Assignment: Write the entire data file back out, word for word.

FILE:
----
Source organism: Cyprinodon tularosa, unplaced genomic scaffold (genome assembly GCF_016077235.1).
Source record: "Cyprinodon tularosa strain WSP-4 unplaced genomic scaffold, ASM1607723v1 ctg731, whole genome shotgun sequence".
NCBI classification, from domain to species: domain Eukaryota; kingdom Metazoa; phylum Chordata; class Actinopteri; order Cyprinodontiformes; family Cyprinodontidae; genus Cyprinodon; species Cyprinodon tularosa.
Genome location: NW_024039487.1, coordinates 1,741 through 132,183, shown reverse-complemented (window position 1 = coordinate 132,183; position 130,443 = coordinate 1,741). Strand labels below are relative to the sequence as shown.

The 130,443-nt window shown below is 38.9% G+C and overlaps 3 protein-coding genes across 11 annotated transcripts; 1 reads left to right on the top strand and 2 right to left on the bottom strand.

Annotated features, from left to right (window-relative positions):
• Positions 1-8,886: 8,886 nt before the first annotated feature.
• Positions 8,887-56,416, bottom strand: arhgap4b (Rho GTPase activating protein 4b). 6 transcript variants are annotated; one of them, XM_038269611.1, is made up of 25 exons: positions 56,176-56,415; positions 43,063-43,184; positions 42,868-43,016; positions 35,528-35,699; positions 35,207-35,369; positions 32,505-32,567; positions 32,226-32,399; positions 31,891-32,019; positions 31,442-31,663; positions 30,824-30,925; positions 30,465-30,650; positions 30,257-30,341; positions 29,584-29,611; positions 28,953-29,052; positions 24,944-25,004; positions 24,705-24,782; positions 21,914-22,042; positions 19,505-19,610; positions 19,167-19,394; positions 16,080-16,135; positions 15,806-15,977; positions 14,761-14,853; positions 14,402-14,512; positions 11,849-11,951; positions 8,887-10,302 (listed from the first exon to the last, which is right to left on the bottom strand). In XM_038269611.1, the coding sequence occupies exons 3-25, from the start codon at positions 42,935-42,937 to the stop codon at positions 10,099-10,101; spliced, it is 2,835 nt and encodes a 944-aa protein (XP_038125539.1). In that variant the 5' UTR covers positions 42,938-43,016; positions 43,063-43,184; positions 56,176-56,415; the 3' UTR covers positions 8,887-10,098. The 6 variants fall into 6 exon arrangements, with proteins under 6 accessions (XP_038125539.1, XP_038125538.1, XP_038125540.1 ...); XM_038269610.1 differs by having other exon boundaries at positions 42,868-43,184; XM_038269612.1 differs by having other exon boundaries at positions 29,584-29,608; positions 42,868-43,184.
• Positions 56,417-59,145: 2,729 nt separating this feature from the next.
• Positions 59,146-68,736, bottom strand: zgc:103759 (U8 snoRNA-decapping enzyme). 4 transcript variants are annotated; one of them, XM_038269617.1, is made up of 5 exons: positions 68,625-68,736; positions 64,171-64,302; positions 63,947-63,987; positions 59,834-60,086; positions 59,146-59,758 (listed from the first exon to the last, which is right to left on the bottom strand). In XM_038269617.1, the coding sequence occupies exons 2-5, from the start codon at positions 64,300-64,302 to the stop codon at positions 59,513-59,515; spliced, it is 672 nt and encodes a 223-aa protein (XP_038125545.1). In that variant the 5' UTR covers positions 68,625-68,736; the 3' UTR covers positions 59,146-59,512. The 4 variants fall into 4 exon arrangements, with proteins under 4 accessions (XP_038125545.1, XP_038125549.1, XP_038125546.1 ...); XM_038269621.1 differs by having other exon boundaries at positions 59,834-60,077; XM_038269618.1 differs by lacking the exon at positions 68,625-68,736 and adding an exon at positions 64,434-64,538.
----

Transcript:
Source organism: Cyprinodon tularosa, unplaced genomic scaffold (genome assembly GCF_016077235.1).
Source record: "Cyprinodon tularosa strain WSP-4 unplaced genomic scaffold, ASM1607723v1 ctg731, whole genome shotgun sequence".
NCBI classification, from domain to species: domain Eukaryota; kingdom Metazoa; phylum Chordata; class Actinopteri; order Cyprinodontiformes; family Cyprinodontidae; genus Cyprinodon; species Cyprinodon tularosa.
Genome location: NW_024039487.1, coordinates 1,741 through 132,183, shown reverse-complemented (window position 1 = coordinate 132,183; position 130,443 = coordinate 1,741). Strand labels below are relative to the sequence as shown.

The 130,443-nt window shown below is 38.9% G+C and overlaps 3 protein-coding genes across 11 annotated transcripts; 1 reads left to right on the top strand and 2 right to left on the bottom strand.

Annotated features, from left to right (window-relative positions):
• Positions 1-8,886: 8,886 nt before the first annotated feature.
• Positions 8,887-56,416, bottom strand: arhgap4b (Rho GTPase activating protein 4b). 6 transcript variants are annotated; one of them, XM_038269611.1, is made up of 25 exons: positions 56,176-56,415; positions 43,063-43,184; positions 42,868-43,016; positions 35,528-35,699; positions 35,207-35,369; positions 32,505-32,567; positions 32,226-32,399; positions 31,891-32,019; positions 31,442-31,663; positions 30,824-30,925; positions 30,465-30,650; positions 30,257-30,341; positions 29,584-29,611; positions 28,953-29,052; positions 24,944-25,004; positions 24,705-24,782; positions 21,914-22,042; positions 19,505-19,610; positions 19,167-19,394; positions 16,080-16,135; positions 15,806-15,977; positions 14,761-14,853; positions 14,402-14,512; positions 11,849-11,951; positions 8,887-10,302 (listed from the first exon to the last, which is right to left on the bottom strand). In XM_038269611.1, the coding sequence occupies exons 3-25, from the start codon at positions 42,935-42,937 to the stop codon at positions 10,099-10,101; spliced, it is 2,835 nt and encodes a 944-aa protein (XP_038125539.1). In that variant the 5' UTR covers positions 42,938-43,016; positions 43,063-43,184; positions 56,176-56,415; the 3' UTR covers positions 8,887-10,098. The 6 variants fall into 6 exon arrangements, with proteins under 6 accessions (XP_038125539.1, XP_038125538.1, XP_038125540.1 ...); XM_038269610.1 differs by having other exon boundaries at positions 42,868-43,184; XM_038269612.1 differs by having other exon boundaries at positions 29,584-29,608; positions 42,868-43,184.
• Positions 56,417-59,145: 2,729 nt separating this feature from the next.
• Positions 59,146-68,736, bottom strand: zgc:103759 (U8 snoRNA-decapping enzyme). 4 transcript variants are annotated; one of them, XM_038269617.1, is made up of 5 exons: positions 68,625-68,736; positions 64,171-64,302; positions 63,947-63,987; positions 59,834-60,086; positions 59,146-59,758 (listed from the first exon to the last, which is right to left on the bottom strand). In XM_038269617.1, the coding sequence occupies exons 2-5, from the start codon at positions 64,300-64,302 to the stop codon at positions 59,513-59,515; spliced, it is 672 nt and encodes a 223-aa protein (XP_038125545.1). In that variant the 5' UTR covers positions 68,625-68,736; the 3' UTR covers positions 59,146-59,512. The 4 variants fall into 4 exon arrangements, with proteins under 4 accessions (XP_038125545.1, XP_038125549.1, XP_038125546.1 ...); XM_038269621.1 differs by having other exon boundaries at positions 59,834-60,077; XM_038269618.1 differs by lacking the exon at positions 68,625-68,736 and adding an exon at positions 64,434-64,538.